Mayor-elect Anthony Foxx.
Photo Credit: Henk Jonker,

In November, Charlotte voters ushered in a new era of local government, electing the city’s first Democratic mayor in 22 years and an historic 8-3 Democratic majority on city council. A number of city council candidates, as well as Mayor-elect Anthony Foxx, have expressed their support of the LGBT community and have said they’ll seek to make LGBT-inclusive changes at the city level.

Q-Notes spoke with Foxx via telephone just two weeks after his election victory, discussing the general state of Charlotte, his top priorities upon taking office in December and his plans for supporting the LGBT community.

So, now you’re the new mayor elect. How’s that feel after campaigning for it and working toward it for so long?
It feels good. Obviously it is a challenging time for the city and for the country, but that’s precisely that kind of time when you need leaders who have a proven resiliency and new ideas on how to tackle old problems and the courage to follow through. I’m looking forward to serving.

You’ve had a couple weeks since the election to reflect on your campaign. Looking back, what are you particularly proud of, and in meeting constituents what did you most learn about the needs of Charlotte and her citizens?
I’m proud of the positive campaign that we ran. I thought it was important for our city in a time like this to really have a good debate on the issues, but not on personalities. I think we accomplished that. In terms of what I learned from citizens, I learned what I suspected, which was that not only is the community changing, but the community has changed. The leadership that we’ve had in place has governed under an outmoded leadership style and what I’ll endeavor to do is be a lot more inclusive, a lot more focused on acknowledging the changes that have occurred in the demographics of our city and pushing to make Charlotte a place that’s known as an even more welcoming place than it has been in the past.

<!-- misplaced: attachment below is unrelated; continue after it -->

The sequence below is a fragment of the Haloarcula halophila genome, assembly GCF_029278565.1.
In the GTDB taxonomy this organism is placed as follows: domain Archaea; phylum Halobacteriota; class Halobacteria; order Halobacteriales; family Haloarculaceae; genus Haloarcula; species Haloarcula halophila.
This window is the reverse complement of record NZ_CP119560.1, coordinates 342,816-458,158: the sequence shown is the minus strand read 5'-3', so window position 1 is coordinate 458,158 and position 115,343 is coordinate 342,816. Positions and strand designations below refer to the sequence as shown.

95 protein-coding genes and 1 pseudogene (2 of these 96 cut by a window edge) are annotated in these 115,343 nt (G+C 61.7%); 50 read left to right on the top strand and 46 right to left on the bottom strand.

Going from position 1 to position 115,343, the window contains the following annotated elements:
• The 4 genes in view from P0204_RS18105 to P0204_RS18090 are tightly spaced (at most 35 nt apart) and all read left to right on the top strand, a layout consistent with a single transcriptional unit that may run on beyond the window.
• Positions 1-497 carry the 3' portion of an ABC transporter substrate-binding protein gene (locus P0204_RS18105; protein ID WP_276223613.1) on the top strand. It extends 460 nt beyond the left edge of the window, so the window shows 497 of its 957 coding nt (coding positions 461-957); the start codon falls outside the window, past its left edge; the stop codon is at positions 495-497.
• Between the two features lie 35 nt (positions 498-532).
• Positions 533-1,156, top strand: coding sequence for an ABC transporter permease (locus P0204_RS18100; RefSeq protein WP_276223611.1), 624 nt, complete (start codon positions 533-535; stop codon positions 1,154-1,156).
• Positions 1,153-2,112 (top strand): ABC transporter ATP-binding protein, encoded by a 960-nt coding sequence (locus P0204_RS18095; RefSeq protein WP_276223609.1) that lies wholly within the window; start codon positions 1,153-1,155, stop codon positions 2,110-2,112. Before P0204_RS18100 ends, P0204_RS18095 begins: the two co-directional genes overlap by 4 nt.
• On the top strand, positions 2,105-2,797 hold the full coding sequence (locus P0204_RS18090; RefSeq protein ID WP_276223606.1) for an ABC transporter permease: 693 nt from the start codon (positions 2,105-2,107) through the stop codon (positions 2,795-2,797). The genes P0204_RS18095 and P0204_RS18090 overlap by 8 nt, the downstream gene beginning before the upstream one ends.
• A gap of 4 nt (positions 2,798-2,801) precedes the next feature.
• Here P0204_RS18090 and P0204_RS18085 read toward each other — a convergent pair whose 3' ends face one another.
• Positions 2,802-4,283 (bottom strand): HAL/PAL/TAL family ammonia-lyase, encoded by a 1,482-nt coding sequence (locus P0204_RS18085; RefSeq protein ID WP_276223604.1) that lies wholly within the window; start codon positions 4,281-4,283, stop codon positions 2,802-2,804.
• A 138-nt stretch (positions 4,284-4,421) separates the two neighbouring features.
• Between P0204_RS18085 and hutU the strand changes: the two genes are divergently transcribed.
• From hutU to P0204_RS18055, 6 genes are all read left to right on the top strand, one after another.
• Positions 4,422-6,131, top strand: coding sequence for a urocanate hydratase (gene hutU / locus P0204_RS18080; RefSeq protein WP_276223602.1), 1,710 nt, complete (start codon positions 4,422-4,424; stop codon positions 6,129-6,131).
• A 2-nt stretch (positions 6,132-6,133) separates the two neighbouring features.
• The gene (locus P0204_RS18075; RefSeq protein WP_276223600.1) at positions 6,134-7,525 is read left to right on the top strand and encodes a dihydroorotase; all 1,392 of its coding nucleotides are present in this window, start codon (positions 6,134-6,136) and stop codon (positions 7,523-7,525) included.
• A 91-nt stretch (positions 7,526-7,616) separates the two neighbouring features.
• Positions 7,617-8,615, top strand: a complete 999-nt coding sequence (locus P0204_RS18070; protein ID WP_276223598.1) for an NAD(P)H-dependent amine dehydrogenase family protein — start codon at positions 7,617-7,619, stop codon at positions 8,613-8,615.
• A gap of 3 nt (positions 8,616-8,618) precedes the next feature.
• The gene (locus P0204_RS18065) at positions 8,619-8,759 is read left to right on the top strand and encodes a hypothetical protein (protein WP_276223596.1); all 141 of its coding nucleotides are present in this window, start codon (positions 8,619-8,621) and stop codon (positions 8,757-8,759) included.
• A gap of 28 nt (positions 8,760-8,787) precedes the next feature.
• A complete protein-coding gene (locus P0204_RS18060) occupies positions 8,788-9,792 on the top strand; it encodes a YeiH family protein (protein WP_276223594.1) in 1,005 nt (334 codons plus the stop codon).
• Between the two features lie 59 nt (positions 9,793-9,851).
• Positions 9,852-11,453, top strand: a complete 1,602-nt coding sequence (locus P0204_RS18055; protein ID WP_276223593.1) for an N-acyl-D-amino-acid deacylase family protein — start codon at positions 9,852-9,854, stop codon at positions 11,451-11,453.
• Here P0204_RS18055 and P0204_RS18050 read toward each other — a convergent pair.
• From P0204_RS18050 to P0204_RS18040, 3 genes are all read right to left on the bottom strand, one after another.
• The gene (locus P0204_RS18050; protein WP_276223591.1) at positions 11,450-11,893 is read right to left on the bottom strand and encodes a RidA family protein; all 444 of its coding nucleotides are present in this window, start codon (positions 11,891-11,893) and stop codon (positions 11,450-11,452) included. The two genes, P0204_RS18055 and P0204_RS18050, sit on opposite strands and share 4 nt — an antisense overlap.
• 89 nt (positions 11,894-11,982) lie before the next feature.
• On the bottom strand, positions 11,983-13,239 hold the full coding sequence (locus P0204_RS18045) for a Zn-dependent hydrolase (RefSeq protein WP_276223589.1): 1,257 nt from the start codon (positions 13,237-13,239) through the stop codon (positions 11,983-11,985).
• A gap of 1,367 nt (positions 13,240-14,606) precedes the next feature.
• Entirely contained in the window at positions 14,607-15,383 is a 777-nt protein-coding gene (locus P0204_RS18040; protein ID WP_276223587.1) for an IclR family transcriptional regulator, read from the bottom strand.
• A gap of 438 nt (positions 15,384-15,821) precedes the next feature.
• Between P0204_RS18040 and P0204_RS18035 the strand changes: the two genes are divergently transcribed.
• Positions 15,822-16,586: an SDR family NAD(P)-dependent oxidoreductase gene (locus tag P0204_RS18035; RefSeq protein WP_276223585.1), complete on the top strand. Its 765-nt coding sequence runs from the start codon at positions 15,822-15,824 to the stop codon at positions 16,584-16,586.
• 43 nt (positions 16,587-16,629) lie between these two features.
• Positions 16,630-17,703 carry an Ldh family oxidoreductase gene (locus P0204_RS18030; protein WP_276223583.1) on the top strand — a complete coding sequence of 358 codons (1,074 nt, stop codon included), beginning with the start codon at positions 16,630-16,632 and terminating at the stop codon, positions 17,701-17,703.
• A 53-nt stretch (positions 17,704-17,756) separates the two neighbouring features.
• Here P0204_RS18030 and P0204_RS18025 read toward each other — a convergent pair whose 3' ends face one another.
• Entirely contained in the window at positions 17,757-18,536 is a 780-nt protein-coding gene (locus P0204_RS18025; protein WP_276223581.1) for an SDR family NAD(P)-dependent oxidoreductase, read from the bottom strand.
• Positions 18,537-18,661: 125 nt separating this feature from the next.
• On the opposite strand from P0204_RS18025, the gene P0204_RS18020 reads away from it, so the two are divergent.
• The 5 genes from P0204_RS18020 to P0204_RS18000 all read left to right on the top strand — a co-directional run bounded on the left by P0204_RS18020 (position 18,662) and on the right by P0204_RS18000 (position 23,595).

You’re the first Democratic mayor here in 22 years. The last, of course, was Mayor Harvey Gantt. Do you think the voters’ decision to elect you is an indicator that the city is starting to turn bluer, more solidly Democratic?
You know, maybe. That may be true. It’s really hard to say. Clearly this was an off-year election. The mayor’s office was probably the biggest race on the ballot. In those years you see a dramatic drop off in turnout and I was actually surprised by the extent to which turnout was low this time. It was lower than it has ever been in the other two times I’ve run. Maybe that has to do with the economy or has to do with people being worn out from 2008. I’ve seen an analysis that says 49 percent of the voters were Democratic, which roughly tracks the percentages [of registered voters] in the city. We’ve had a run of Republicans who’ve been able to attract Democratic support and independent support. This time, I think some of that independent group and some of those Democrats who had supported Pat McCrory chose to support me this time. I think it is an indication of the kind of campaign we ran. In local races I think you tend to see people voting more for individuals than the party. I think that was true this time as well.

LGBT folks are citizens too, so other than specifically LGBT issues, what will be some of the topics on the top of your priority list upon taking office in December?